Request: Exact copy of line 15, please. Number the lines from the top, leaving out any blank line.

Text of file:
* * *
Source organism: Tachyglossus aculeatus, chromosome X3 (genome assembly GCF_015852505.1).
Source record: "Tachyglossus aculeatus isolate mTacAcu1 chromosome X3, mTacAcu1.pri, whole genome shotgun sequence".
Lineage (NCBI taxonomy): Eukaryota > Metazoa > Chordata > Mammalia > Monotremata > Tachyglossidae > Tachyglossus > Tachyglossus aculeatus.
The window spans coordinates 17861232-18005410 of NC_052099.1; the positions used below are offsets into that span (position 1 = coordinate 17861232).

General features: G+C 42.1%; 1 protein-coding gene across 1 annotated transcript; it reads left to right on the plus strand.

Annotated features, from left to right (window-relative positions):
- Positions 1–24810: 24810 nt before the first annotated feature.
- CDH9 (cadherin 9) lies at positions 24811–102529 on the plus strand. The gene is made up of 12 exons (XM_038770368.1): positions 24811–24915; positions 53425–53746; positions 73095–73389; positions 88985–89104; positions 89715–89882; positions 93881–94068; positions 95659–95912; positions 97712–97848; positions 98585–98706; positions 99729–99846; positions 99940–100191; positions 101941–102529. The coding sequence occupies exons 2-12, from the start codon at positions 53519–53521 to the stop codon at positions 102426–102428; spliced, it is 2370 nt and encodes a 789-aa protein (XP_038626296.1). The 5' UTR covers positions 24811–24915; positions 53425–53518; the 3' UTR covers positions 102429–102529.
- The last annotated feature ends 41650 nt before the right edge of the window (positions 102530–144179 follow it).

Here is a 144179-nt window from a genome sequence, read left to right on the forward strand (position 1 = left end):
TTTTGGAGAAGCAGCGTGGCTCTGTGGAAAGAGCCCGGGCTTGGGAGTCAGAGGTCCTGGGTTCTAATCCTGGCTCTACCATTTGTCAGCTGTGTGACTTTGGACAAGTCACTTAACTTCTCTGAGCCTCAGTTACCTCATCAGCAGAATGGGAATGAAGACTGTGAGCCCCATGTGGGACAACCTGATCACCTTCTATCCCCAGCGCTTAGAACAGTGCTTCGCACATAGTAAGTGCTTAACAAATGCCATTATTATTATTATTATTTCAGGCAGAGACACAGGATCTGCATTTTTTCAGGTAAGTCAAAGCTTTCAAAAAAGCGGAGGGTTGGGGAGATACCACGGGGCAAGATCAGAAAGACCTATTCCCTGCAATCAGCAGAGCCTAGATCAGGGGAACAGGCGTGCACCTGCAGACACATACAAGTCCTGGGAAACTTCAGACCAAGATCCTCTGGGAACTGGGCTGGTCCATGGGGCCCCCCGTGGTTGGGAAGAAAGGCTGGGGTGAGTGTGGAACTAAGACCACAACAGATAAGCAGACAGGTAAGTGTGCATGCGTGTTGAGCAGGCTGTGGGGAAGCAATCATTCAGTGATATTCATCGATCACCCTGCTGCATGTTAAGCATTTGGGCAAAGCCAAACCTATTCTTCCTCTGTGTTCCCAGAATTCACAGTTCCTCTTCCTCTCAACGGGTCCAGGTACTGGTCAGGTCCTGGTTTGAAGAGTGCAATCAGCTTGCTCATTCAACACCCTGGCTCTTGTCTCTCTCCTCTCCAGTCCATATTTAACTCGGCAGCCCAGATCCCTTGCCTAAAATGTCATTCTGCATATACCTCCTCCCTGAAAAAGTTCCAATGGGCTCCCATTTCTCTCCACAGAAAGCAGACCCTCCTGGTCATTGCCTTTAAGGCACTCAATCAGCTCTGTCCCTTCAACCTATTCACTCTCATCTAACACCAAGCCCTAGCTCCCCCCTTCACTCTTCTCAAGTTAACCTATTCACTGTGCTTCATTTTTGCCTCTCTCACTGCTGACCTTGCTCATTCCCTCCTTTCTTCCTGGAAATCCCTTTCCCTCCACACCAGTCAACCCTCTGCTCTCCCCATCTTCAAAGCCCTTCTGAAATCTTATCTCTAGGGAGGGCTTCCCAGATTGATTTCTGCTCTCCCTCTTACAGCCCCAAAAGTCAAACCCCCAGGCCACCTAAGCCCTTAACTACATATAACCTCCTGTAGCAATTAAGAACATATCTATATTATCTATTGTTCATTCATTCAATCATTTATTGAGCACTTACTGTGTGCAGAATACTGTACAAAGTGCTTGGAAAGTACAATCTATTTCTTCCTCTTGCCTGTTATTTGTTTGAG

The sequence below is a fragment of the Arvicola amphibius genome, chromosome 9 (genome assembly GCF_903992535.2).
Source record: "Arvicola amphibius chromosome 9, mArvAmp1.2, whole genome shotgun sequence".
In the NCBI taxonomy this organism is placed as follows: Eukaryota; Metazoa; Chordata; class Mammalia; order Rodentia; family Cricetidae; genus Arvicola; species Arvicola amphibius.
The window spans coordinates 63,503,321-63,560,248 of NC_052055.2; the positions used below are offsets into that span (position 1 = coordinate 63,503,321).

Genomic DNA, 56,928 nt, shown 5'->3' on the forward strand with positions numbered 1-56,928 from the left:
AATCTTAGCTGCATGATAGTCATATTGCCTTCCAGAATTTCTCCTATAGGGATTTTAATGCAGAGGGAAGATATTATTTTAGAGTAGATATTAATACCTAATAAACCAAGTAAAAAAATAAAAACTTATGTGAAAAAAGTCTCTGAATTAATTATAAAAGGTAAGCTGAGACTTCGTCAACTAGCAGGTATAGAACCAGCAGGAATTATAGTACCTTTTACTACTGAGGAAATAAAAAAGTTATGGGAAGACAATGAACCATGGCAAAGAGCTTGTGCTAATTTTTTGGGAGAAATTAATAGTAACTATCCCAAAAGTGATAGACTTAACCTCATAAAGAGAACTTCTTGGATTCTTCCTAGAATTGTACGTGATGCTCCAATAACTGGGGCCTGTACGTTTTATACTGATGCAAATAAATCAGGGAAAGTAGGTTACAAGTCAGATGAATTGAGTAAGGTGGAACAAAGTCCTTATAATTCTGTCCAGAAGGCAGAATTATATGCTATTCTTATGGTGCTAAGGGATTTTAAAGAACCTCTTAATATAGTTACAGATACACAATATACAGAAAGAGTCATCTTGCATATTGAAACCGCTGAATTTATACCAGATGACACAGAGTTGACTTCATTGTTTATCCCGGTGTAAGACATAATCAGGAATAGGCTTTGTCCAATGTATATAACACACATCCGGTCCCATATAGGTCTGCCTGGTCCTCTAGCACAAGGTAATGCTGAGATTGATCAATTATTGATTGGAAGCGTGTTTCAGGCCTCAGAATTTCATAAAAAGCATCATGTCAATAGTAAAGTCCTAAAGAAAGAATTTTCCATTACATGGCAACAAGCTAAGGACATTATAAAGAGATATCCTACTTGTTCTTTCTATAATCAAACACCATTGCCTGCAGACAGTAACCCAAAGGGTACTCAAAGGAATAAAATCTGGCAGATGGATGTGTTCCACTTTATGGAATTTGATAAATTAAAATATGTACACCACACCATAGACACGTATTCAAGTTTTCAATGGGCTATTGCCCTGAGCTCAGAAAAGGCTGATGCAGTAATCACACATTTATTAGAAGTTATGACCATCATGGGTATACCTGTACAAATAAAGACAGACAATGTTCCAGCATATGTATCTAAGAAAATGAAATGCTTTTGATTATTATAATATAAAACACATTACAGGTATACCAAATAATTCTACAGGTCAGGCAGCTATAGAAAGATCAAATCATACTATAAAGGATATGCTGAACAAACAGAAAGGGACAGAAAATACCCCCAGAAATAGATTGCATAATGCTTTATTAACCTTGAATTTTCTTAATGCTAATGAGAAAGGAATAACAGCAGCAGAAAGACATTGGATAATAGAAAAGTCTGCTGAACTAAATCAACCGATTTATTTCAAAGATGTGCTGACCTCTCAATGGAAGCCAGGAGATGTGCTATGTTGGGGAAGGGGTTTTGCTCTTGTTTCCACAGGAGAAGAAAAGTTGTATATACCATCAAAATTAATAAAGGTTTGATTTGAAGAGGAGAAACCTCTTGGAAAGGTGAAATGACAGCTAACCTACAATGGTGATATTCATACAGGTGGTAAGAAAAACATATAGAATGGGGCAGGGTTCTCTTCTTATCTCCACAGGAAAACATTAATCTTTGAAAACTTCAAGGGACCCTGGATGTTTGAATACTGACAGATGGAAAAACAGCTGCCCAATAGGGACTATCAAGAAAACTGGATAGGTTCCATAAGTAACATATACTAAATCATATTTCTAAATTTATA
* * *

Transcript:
The window spans coordinates 63,503,321-63,560,248 of NC_052055.2; the positions used below are offsets into that span (position 1 = coordinate 63,503,321).